Search Box

Wednesday, April 6, 2016

Surveillance Stifles Dissent

How Surveillance Stifles Dissent on the Internet

New research shows that social-media users who said they have “nothing to hide” from the government often avoid posting controversial opinions on Facebook.

Kaveh Waddell | April 5, 2016

Most people behave differently when they know they’re being watched, a fact that holds both in the real world and online. For many Internet users, the knowledge that their words and actions might be examined by the government leads them to self-censor opinions that they consider outside the mainstream.
That’s according to new research from Elizabeth Stoycheff, a journalism professor at Wayne State University. Last week, Stoycheff published a study in Journalism & Mass Communication Quarterly examining whether users would behave differently on social media if they were primed to think about government surveillance first.

The psychology of mass government surveillance: How do the public respond and is it changing our behaviour?
A poll in 13 countries by Amnesty International reveals how most people oppose surveillance of citizens but are less concerned about the targeting of foreign nationals. Knowing we are being watched may also be restricting our use of the Internet to obtain health advice. (March 18, 2015) Source:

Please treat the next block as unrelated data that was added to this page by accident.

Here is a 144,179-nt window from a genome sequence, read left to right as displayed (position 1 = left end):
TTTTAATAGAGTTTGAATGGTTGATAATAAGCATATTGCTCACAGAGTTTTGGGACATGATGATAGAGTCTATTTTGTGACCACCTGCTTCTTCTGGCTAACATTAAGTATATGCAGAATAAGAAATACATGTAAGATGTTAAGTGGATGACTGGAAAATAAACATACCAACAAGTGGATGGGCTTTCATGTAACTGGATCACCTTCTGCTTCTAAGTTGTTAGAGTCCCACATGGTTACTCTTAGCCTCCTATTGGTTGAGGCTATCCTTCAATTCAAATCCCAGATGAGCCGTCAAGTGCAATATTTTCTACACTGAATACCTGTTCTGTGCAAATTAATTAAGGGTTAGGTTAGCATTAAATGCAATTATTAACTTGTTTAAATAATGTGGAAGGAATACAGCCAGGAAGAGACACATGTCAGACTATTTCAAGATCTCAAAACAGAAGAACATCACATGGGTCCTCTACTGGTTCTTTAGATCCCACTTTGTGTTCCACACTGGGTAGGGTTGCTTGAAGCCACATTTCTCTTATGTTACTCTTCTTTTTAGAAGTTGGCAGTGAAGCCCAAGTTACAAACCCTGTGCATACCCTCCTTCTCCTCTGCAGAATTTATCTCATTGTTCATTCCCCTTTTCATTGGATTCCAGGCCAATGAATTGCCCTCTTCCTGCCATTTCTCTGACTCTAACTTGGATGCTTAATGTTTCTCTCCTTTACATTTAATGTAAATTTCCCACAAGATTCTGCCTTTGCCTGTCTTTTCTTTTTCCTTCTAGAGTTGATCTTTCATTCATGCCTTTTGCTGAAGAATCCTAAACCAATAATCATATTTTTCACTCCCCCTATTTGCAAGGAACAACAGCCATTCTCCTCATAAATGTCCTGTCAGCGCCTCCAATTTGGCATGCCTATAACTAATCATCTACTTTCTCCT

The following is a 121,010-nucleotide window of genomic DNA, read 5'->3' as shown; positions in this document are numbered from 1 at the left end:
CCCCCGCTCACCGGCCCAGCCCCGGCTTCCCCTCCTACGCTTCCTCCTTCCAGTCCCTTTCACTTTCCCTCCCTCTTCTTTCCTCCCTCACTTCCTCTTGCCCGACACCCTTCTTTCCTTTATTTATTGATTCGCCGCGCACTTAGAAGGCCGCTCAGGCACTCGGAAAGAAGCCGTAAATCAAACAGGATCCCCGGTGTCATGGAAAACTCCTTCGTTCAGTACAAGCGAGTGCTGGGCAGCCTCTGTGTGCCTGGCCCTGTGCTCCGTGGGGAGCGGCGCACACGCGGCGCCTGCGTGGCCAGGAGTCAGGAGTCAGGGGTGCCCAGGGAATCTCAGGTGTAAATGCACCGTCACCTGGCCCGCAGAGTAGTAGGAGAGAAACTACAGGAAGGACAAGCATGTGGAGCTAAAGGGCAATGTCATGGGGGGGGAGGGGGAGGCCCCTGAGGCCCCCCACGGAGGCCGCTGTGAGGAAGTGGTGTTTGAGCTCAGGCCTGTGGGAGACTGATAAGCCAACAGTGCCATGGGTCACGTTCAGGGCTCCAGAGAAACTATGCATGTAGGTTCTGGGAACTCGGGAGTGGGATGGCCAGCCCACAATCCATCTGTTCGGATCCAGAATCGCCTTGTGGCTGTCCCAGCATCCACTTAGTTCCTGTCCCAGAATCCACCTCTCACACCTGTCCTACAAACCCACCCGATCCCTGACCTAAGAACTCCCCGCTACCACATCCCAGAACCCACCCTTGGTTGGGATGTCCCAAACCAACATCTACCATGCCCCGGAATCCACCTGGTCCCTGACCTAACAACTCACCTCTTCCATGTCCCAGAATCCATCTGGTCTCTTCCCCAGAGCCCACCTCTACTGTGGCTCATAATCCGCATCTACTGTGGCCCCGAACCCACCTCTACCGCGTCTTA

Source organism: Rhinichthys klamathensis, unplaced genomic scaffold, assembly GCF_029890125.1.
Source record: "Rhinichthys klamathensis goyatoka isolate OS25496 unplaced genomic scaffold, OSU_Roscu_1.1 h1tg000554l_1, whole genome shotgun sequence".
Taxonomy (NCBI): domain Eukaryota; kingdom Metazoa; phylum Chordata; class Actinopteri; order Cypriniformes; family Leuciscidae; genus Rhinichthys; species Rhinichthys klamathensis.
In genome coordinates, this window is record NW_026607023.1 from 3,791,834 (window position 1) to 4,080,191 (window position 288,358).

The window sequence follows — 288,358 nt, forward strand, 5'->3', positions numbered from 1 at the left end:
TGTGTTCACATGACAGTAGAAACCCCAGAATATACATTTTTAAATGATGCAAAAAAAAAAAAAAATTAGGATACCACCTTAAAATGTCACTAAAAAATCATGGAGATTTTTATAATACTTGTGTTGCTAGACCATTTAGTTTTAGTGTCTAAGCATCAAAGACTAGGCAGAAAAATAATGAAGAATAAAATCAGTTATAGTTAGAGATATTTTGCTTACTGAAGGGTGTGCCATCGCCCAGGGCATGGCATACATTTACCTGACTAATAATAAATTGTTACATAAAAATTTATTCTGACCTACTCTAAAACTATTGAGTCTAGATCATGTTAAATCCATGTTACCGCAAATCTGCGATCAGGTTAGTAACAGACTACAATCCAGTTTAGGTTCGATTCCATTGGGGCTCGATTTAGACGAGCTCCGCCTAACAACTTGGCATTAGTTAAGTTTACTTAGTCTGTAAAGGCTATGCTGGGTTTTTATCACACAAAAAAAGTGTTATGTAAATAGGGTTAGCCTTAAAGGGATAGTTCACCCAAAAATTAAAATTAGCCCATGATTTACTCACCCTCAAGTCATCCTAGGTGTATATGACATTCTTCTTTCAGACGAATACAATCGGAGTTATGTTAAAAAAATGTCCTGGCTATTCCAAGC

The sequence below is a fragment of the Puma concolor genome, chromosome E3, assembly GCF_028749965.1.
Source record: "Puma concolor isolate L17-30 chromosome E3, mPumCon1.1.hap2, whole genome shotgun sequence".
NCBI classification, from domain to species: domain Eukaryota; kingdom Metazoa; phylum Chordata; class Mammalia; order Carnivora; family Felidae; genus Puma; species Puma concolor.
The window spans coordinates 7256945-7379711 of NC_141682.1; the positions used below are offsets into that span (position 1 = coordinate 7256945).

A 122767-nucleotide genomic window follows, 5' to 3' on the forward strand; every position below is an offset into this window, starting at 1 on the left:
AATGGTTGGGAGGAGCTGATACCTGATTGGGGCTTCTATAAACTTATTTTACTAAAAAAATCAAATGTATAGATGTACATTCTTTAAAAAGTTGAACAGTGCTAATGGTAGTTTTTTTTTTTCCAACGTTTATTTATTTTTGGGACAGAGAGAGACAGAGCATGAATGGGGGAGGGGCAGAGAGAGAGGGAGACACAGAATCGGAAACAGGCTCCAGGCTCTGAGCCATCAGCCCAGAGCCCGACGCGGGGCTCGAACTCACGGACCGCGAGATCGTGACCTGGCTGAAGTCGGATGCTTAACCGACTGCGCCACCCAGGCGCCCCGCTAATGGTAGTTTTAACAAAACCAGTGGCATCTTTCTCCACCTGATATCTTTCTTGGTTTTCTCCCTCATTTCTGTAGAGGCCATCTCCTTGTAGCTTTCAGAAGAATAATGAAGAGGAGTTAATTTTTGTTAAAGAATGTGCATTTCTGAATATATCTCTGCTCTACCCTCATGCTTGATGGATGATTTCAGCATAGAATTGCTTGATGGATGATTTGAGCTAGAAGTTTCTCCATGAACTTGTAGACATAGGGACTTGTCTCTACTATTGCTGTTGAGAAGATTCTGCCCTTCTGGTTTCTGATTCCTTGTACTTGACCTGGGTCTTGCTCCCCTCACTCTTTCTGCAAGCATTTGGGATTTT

<more at; related links and articles: (‘Chilling Effect’ of Mass Surveillance Is Silencing Dissent Online, Study Says. March 17, 2016) and (Under Surveillance: Examining Facebook’s Spiral of Silence Effects in the Wake of NSA Internet Monitoring. Elizabeth Stoycheff. Journalism & Mass Communication Quarterly. DOI: 10.1177/1077699016630255. [Abstract: Since Edward Snowden exposed the National Security Agency’s use of controversial online surveillance programs in 2013, there has been widespread speculation about the potentially deleterious effects of online government monitoring. This study explores how perceptions and justification of surveillance practices may create a chilling effect on democratic discourse by stifling the expression of minority political views. Using a spiral of silence theoretical framework, knowing one is subject to surveillance and accepting such surveillance as necessary act as moderating agents in the relationship between one’s perceived climate of opinion and willingness to voice opinions online. Theoretical and normative implications are discussed.])>

No comments:

Post a Comment